Closing the discussion, Directors Calabria and Kraninger discussed overall perceptions of their agencies’ responses to the pandemic. Director Kraninger reiterated that the CFPB is committed to making clear its expectations for regulated entities.  By comparison to the financial crisis, the CFPB is focused on getting ahead of issues (e.g., with the credit reporting industry).

Dr. Calabria said that the greatest misunderstanding about the CARES Act relates to the scope of and eligibility for forbearance.  Borrowers are eligible for “up to” a year of forbearance – a ceiling, not a floor.  Additionally, to obtain an initial forbearance and the optional extension, a borrower must have suffered (and continue to suffer) economic hardship relating to the pandemic.  Thus, he indicated, initial estimates about the number of loans that would be in forbearance were too high.  Further, the number of borrowers with significant equity in their homes makes it more likely for the impact of the pandemic to be a liquidity event, not a solvency event.

Alston & Bird thanks Directors Calabria and Kraninger for sharing their insights with the hundreds of listeners in attendance. Stay tuned for more events in the series.

Virginia Enacts Student Loan Servicing Law

A&B ABstract:

On April 22, Virginia enacted a comprehensive new law imposing a licensing obligation on private student loan servicers and substantive restrictions on both private and federal student loan servicers.

Effective July 1, 2021, House Bill 10 and Senate Bill 77 (the “Law”) will require the licensing of and regulate student loan servicers.  Notably, the Law applies to both private servicers and those with contracts with the U.S. Department of Education (“USDOE”). Entities who will be subject to the Law’s licensure requirement may begin applying for a license March 1, 2021 through the Nationwide Mortgage Licensing System.

A New Licensing Obligation

The Law provides that “[n]o person shall act as a qualified education loan servicer…without having first obtained a license under this chapter from the [State Corporation] Commission.”

Who is a Servicer?

A “qualified education loan servicer” (“Servicer”) means any person, wherever located that:

  • Receives any scheduled periodic payments from a qualified education loan borrower or notification of such payments or applies payments to the qualified education loan borrower’s account pursuant to the terms of the qualified education loan or the contract governing the servicing;
  • During a period when no payment is required on a qualified education loan, (i) maintains account records for the qualified education loan and (ii) communicates with the qualified education loan borrower regarding the qualified education loan, on behalf of the qualified education loan’s holder; or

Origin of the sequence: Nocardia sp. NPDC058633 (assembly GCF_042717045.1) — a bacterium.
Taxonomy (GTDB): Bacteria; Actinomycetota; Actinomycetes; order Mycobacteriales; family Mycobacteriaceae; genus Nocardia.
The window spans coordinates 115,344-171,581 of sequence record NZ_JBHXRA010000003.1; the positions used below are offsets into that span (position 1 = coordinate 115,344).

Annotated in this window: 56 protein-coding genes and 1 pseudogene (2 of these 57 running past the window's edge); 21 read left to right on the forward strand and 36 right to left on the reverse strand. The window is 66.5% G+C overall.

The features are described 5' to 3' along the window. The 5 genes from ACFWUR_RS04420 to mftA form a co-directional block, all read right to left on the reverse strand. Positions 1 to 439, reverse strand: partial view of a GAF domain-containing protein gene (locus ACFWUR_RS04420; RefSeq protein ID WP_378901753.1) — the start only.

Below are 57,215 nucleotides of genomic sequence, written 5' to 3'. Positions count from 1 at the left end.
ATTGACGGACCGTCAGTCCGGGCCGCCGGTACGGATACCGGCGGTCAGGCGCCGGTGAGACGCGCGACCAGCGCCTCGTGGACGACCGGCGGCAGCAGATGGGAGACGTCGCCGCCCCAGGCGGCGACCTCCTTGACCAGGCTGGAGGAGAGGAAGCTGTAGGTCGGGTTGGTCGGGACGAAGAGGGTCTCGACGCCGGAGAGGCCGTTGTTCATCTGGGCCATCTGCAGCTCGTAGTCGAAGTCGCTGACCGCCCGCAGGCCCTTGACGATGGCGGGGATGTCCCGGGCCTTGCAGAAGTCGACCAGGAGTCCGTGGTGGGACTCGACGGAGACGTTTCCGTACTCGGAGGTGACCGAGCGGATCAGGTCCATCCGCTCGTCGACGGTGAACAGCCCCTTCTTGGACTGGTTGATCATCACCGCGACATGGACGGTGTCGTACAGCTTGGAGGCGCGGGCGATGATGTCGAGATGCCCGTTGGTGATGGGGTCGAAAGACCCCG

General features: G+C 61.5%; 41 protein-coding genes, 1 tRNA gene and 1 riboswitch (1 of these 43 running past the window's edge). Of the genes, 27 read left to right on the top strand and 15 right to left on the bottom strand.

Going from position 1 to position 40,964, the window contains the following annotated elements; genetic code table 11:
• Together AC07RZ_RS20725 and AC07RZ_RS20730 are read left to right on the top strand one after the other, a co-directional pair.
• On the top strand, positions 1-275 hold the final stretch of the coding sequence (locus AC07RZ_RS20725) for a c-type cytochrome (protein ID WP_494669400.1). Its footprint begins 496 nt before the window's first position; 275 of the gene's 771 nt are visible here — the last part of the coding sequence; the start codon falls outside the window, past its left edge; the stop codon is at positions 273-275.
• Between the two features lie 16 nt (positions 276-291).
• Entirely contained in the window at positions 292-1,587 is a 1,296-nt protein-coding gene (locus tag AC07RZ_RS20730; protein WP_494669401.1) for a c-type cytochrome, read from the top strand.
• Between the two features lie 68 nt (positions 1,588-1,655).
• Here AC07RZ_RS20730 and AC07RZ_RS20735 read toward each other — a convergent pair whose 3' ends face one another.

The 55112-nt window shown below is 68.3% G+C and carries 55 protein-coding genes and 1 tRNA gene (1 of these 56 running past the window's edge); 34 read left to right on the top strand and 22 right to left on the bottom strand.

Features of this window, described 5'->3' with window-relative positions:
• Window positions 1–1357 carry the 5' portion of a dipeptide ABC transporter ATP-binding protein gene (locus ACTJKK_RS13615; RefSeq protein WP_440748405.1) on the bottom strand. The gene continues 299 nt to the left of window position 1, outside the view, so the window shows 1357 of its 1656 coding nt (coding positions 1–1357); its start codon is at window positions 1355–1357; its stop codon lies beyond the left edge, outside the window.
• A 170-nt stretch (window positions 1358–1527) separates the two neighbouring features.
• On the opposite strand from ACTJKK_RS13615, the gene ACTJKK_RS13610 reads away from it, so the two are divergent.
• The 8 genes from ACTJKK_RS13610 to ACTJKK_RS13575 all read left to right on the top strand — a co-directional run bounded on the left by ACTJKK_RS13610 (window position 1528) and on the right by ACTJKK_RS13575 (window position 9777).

• Interacts with a qualified education loan borrower, which includes conducting activities to help prevent default on obligations arising from qualified education loans or to facilitate any activity described above.

The term does not include a wholly owned subsidiary of a depository institution, a financial institution subject to regulation under the farm credit system, or any public or private institution of higher education.

Other Terms

The term “qualified education loan borrower” (“Borrower”) means any current resident of Virginia who has received or agreed to pay a qualified education loan or any person who is a co-signer to a qualified education loan.

A “qualified education loan” is any loan primarily used to finance a postsecondary education and costs of attendance at a postsecondary public or private educational institution. The term also includes a refinancing of a qualified education loan.  However, the term does not include an extension of credit under an open-end credit plan, a reverse mortgage transaction, a residential mortgage transaction, or any other loan that is secured by real property or a dwelling.


Notably, the Law provides for the automatic issuance of a license to any person under contract with the USDOE to service federal student loans; such entities must satisfy eligibility criteria for this exemption. Despite being exempt from licensing, federal student loan servicers remain subject to the Law’s substantive requirements.

The Law does not specifically address whether those servicing student loans in the secondary market are subject to licensing.

Duties of a Licensed Qualified Education Loan Servicer

The Law also imposes a series of duties on a licensed Servicer.